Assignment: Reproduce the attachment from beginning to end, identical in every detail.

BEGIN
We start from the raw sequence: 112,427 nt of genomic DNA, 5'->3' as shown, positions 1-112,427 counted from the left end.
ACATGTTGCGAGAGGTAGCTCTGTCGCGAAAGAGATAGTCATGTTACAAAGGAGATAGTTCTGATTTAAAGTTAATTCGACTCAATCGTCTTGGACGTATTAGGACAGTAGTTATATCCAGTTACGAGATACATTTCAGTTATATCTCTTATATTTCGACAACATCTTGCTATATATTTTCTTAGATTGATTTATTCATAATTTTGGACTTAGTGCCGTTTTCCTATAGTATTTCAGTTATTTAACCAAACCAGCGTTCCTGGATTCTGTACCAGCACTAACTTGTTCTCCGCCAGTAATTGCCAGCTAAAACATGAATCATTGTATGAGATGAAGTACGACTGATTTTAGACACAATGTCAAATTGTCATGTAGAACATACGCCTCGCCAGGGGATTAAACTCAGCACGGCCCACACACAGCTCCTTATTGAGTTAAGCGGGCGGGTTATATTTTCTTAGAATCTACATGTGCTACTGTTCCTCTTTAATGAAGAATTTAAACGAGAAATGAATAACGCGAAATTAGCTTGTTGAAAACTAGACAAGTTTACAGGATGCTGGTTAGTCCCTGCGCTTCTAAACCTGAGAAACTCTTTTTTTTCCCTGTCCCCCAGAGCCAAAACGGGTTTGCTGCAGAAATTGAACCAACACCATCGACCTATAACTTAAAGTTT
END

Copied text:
We start from the raw sequence: 112,427 nt of genomic DNA, 5'->3' as shown, positions 1-112,427 counted from the left end.
ACATGTTGCGAGAGGTAGCTCTGTCGCGAAAGAGATAGTCATGTTACAAAGGAGATAGTTCTGATTTAAAGTTAATTCGACTCAATCGTCTTGGACGTATTAGGACAGTAGTTATATCCAGTTACGAGATACATTTCAGTTATATCTCTTATATTTCGACAACATCTTGCTATATATTTTCTTAGATTGATTTATTCATAATTTTGGACTTAGTGCCGTTTTCCTATAGTATTTCAGTTATTTAACCAAACCAGCGTTCCTGGATTCTGTACCAGCACTAACTTGTTCTCCGCCAGTAATTGCCAGCTAAAACATGAATCATTGTATGAGATGAAGTACGACTGATTTTAGACACAATGTCAAATTGTCATGTAGAACATACGCCTCGCCAGGGGATTAAACTCAGCACGGCCCACACACAGCTCCTTATTGAGTTAAGCGGGCGGGTTATATTTTCTTAGAATCTACATGTGCTACTGTTCCTCTTTAATGAAGAATTTAAACGAGAAATGAATAACGCGAAATTAGCTTGTTGAAAACTAGACAAGTTTACAGGATGCTGGTTAGTCCCTGCGCTTCTAAACCTGAGAAACTCTTTTTTTTCCCTGTCCCCCAGAGCCAAAACGGGTTTGCTGCAGAAATTGAACCAACACCATCGACCTATAACTTAAAGTTT